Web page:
The health of this division of the Army of N. W. Virginia is improving rapidly. But few cases of fever among the soldiers composing it. The weather for the last five days has been fair and very cool. We have had a heavy frost every morning since the 11th inst. I saw ice this morning one-fourth of an inch thick. If anything is to be accomplished here in a military point of view during this campaign, it must be done speedily; for the deep snows and bleak winds of winter will soon put a stop to all active military operations in N. W. Virginia.


I'd like to express my thanks to the Monroe County Historical Society and the Cabiness Chapter of the United Daughters of the Confederacy for their warm welcome during my recent book signing and presentation in Forsyth, Georgia.  Also thanks to the members of the Sons of Confederate Veterans Capt. C. F. Connor Camp #849 who braved the rainy weather to come to my talk in Newton, North Carolina.

Monday, October 3, 2011

October 3, 1861

Shortly after midnight, Union General Joseph Reynolds, at the head of nearly 5,000 troops and thirteen pieces of artillery, began his march down from Cheat Summit Fort.  His target, Confederate Camp Bartow, under the command of General Henry R. Jackson, which was located along the banks of the Greenbrier River near an old stage tavern known as Travelers Repose. 

Near dawn, Reynold's skirmishers struck a Confederate picket line under the command of Colonel James N. Ramsey of the First Georgia.  The pickets held off four separate attacks, but when the Federals brought up artillery, Ramsey ordered the troops to withdraw.  Ramsey himself was cut off from his troops as the action swirled around him.

Colonel Edward Johnson of the Twelfth Georgia, leading a detachment of about 100 men cobbled together from his regiment and the First Georgia, advanced from the fortifications to assist Ramsey's pickets.  Johnson was able to hold up the Federal advance for almost an hour, giving the troops in the breastworks time to bolt their breakfast and form up.  Finally giving way, Johnson's men streamed back toward the camp.  It was at this time that Private David Young of the Gate City Guards, the soldier mentioned in this blog's masthead, was killed.  While Johnson conducted his delaying action, Jackson deployed his troops.  The First Georgia was placed on the far right flank of Jackson's line.  "Your regiment have the post of danger," Jackson told Major George H. Thompson of the First.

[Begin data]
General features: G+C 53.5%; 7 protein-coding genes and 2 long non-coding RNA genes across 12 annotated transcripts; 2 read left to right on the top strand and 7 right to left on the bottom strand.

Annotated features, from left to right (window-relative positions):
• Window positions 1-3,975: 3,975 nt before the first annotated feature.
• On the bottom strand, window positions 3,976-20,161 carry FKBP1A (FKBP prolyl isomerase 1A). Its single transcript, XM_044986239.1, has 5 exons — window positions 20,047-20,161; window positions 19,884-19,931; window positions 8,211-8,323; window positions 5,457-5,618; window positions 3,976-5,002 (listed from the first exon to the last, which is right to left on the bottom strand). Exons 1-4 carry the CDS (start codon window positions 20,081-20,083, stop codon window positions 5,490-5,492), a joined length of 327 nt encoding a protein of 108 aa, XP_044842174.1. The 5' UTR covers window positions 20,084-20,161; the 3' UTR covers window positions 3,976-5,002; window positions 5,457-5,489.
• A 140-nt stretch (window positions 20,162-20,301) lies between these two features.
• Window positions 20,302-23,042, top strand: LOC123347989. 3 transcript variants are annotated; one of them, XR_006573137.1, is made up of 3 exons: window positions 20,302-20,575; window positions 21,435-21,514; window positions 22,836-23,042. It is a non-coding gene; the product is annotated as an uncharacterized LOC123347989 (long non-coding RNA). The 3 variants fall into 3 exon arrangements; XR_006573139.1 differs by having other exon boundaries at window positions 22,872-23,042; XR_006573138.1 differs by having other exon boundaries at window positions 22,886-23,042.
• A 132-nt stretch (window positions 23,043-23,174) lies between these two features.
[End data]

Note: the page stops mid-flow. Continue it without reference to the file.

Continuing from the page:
The Union commander now ordered up his artillery, which went into battery just eight hundred yards in front of Jackson's redoubts.  During the next four hours, a titanic artillery duel continued between the two sides, with the thunder of the cannon echoing across the valley.  Reynolds also tried advancing troops toward each of the Rebel's flanks, but was repulsed each time.  Finally, having made no progress against the Confederate entrenchments, and observing reinforcements coming up behind Jackson, Reynolds broke off the attack and retreated back to Cheat Summit Fort. 

The Confederates celebrated their defensive victory.  After the battle, a soldier from the Quitman Guards (Company K of the First), out looking for souvenirs on the battlefield, found the flag of the 7th Indiana Regiment leaning against a tree.  The banner was presented to General Jackson and forwarded to Richmond as a trophy of the First Georgia.